the film even opens with the veve for Papa Legba, guardian of the crossroads and facilitator of communication between the human realm and the spirit realm. he is the ultimate Waymaker.
naming this spiritual intermediary up front is an indication that worlds will soon collide in significant ways, and Divine forces must align in order for all parties to traverse the tumultuous waters of compounded difference. Malindy & Arthur and Malaika & Nico converge with the staticky gray expanse of (presumably) Lake Michigan providing their backdrop; hesitancy, suspicion, confusion all flare during the initial meetings once the couples hit their first barrier: communication. blessedly, Malindy’s and Malaika’s deafness is immediately centered, and it’s Arthur and Nico who must adapt to how she interacts with the world.
from this point on, burgeoning intimacies are more freely shared between the pairs. Arthur and Malindy regularly stroll through the park as he pushes her bicycle along, Nico and Malaika flirtatiously choose a movie they can both enjoy. authentic misgivings come up as well, like Malindy’s concerns about other people watching her dance, or Nico’s close friend giving him a hard time for dating a disabled person. quarrels aside, the promise of forever seems to stretch between the lovers. destiny has clearly brought them together, but of course, it cannot remain this simple. Black life don’t work that way. the telltale signs of Arthur’s increasingly-ragged cough and Malaika’s withdrawal from Nico portend bigger issues, but this should have been expected considering the film’s namesake.
after its source material, Compensation is an evocative exploration of love’s redemptive power, as well as how that power may recede within death’s encroaching presence. Arthur is an emblem of the real-life Black migrants who fell victim to unsanitary, predatory working environments in the early 1900s. he steadily moves towards the crosshairs of raging anti-Blackness, industrialization, and economic depression until finally immobilized by his contraction of tuberculosis, the same illness to which Paul Laurence Dunbar succumbed in 1906.
after much deliberation, Malaika finally divulges her secret to Nico: she’s been living with HIV for years. there are no further details about the conditions surrounding her diagnosis, nor do there need to be. what matters is that she’s taken a chance on love and understands what she might lose in the process, likely due to the rampant stigma ascribed to the virus. in both timelines, illness is communicated through letter, certainly as a bridge of correspondence between the hearing and deaf worlds that our protagonists straddle, but also as if to emphasize that the magnitude of what needs to be expressed is simply too much.
“i love you.” as in, i love you from over here. i love you, and that’s why we may never meet again. i love you from now until my lungs give out. Arthur’s “faltering breath” is not his choice, yet he is rewarded with death all the same. like i discussed in April’s issue, breath is political, and Black folks are robbed of our breath, often by conditions out of our immediate control. it strikes a distinctly resonant chord to witness Arthur’s masked sorrow when the world is currently battling a different lung-based pandemic. (art imitating life imitating art…)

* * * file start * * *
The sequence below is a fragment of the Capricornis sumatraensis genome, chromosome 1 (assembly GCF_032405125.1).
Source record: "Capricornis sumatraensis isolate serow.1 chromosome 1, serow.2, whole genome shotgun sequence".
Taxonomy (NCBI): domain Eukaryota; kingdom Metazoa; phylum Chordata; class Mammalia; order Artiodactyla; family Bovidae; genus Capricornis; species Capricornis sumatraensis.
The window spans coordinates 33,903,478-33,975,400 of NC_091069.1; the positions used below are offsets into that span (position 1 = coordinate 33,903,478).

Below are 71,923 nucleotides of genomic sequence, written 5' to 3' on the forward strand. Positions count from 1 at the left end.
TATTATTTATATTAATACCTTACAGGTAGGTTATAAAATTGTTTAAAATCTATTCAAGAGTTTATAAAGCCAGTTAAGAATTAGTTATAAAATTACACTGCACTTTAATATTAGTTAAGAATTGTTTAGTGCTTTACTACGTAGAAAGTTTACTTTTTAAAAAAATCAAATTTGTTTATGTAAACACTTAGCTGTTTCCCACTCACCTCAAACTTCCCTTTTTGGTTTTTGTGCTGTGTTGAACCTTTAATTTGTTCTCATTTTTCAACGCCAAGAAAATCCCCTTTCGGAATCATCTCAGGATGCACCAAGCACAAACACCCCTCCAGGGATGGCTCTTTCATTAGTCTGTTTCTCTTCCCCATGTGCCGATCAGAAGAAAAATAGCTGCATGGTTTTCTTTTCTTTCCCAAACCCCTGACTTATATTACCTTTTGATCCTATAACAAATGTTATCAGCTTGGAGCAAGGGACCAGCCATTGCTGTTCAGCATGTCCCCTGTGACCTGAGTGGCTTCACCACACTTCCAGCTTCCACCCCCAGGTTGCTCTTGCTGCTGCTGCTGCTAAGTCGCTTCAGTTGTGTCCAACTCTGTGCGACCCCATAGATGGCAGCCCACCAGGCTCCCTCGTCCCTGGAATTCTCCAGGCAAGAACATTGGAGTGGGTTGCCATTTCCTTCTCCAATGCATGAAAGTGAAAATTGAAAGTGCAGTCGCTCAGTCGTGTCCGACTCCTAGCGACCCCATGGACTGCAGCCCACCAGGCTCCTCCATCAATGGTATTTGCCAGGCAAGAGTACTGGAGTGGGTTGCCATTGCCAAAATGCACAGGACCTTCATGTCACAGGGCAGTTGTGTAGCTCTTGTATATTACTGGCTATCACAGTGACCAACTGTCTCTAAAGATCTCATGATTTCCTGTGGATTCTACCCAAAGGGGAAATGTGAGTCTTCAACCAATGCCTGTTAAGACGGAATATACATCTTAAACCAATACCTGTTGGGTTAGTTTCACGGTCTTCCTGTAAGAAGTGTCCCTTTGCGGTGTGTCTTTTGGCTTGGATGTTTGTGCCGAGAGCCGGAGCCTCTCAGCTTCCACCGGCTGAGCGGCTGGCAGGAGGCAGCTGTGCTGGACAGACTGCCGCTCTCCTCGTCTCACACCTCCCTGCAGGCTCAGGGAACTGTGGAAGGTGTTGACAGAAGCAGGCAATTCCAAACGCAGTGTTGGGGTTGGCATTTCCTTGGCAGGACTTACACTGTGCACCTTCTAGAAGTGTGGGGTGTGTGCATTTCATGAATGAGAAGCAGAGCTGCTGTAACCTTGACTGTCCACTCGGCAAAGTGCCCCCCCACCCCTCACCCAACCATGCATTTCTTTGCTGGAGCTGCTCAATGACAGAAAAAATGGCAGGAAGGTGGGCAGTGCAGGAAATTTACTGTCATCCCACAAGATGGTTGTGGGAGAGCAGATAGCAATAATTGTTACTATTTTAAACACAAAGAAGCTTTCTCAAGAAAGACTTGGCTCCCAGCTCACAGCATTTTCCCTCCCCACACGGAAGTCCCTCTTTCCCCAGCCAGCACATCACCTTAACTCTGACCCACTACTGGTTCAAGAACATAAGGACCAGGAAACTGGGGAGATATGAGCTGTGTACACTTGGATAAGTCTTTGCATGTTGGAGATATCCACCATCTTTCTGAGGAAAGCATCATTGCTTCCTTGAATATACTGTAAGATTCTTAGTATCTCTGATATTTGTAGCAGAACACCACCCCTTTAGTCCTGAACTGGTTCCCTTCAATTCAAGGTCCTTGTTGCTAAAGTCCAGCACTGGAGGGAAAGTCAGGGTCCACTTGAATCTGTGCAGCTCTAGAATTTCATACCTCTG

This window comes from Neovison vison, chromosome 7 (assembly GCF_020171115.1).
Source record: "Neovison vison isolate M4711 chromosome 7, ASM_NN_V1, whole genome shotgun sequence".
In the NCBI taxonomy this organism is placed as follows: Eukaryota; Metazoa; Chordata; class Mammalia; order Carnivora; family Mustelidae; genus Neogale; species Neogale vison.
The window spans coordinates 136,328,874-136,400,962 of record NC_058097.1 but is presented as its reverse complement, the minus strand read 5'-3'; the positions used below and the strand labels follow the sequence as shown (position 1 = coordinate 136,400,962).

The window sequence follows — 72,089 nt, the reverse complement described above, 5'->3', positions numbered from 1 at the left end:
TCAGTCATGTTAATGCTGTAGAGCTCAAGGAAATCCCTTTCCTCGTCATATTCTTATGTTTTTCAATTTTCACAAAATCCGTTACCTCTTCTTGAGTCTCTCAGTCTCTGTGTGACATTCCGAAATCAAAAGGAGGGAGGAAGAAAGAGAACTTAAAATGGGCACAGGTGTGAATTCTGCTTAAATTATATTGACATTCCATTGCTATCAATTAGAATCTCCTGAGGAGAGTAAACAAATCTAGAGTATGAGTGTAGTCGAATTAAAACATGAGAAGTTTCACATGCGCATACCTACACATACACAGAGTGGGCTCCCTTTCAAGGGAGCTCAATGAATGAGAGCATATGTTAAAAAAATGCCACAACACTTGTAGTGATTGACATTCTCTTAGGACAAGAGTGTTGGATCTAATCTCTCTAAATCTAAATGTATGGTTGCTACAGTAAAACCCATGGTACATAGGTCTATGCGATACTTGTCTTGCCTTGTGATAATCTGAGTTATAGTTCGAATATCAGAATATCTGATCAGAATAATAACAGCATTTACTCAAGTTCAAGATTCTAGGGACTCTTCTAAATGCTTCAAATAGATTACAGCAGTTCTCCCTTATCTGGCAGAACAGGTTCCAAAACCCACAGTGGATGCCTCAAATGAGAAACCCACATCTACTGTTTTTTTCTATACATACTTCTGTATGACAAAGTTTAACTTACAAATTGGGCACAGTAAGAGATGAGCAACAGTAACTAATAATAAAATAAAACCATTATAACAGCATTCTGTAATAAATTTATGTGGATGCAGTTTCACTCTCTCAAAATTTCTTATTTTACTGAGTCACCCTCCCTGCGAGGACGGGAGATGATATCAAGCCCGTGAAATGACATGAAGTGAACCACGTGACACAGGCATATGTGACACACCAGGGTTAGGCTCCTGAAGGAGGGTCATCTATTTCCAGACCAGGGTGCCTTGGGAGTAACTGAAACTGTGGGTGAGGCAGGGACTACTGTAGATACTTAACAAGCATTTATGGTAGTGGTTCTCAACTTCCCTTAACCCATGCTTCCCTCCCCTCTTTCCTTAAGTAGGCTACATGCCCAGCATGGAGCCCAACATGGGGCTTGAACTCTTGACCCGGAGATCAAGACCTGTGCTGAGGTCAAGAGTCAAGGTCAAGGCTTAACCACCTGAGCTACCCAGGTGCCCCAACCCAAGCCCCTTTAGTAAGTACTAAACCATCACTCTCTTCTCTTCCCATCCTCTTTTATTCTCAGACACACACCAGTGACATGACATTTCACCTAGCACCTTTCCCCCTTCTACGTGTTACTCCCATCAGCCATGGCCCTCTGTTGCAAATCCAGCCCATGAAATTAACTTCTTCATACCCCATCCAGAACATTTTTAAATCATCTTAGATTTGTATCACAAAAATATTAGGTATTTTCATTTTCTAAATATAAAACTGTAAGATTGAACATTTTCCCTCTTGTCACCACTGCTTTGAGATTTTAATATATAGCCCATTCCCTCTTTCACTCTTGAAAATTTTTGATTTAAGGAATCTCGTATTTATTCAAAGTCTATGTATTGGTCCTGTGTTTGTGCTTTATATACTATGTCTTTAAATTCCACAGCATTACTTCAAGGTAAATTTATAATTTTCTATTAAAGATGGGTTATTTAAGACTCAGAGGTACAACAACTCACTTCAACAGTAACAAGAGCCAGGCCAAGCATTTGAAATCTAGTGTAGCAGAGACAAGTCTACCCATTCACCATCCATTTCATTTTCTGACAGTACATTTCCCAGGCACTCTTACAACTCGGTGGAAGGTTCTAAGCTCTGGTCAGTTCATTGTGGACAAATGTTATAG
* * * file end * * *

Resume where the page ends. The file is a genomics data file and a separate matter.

the storylines collapse and separate once more: after some time away from each other, Malaika and Nico reunite and continue their relationship, with the beach as a familiar backdrop. (another instance in which Davis upends desirability and stigma as she allows a person living with HIV to find and keep love) where their predecessors had “just” endured rupture, Malaika and Nico enjoy reconciliation, thus allowing the viewer some refuge in the knowledge that all is not lost.
made popular by Miriam Makeba, the song “Malaika” is told from the perspective of a lovesick person who cannot afford his beloved’s bride price. a parallel within parallels, this is just like how Arthur, the forbear to Malaika’s lover in the film, recognized that his love would not be currency enough to keep him at Malindy’s side. yet, an altar to their love is erected in the sand as an acknowledgement that what they shared deserves to be venerated even after Arthur is physically gone. as a concept, “compensation” is a question of whether one has received what they are promised. etymologically, it is also a process of both “weighing together” and “weighing against.” with her magnum opus, Davis asks the viewer: how can we share the weight of what we bring to relationships? and will it be possible to withstand the external pressures, that which weighs against our lives?
appearing right after the camera captures a lone Malindy gazing inscrutably over the water, the veve for Ayizan, loa of initiation, appears onscreen to close the circuit that Papa Legba opened at the beginning. perhaps the initiation here is an arrival into the true immensity of what it means to exchange love and hold the fullness of its consequences, especially in a hostile world. though shot entirely in black and white, Compensation is a luminous marvel, and it is a testament to the timeless ingenuity of Black women who make film. may Zeinabu irene Davis get her flowers, along with the bread she deserves too.
U have my utmost gratitude for making it through another issue of returning to the Source! please let me know your thoughts via email, especially if U end up watching the movie! <3
catch U in june,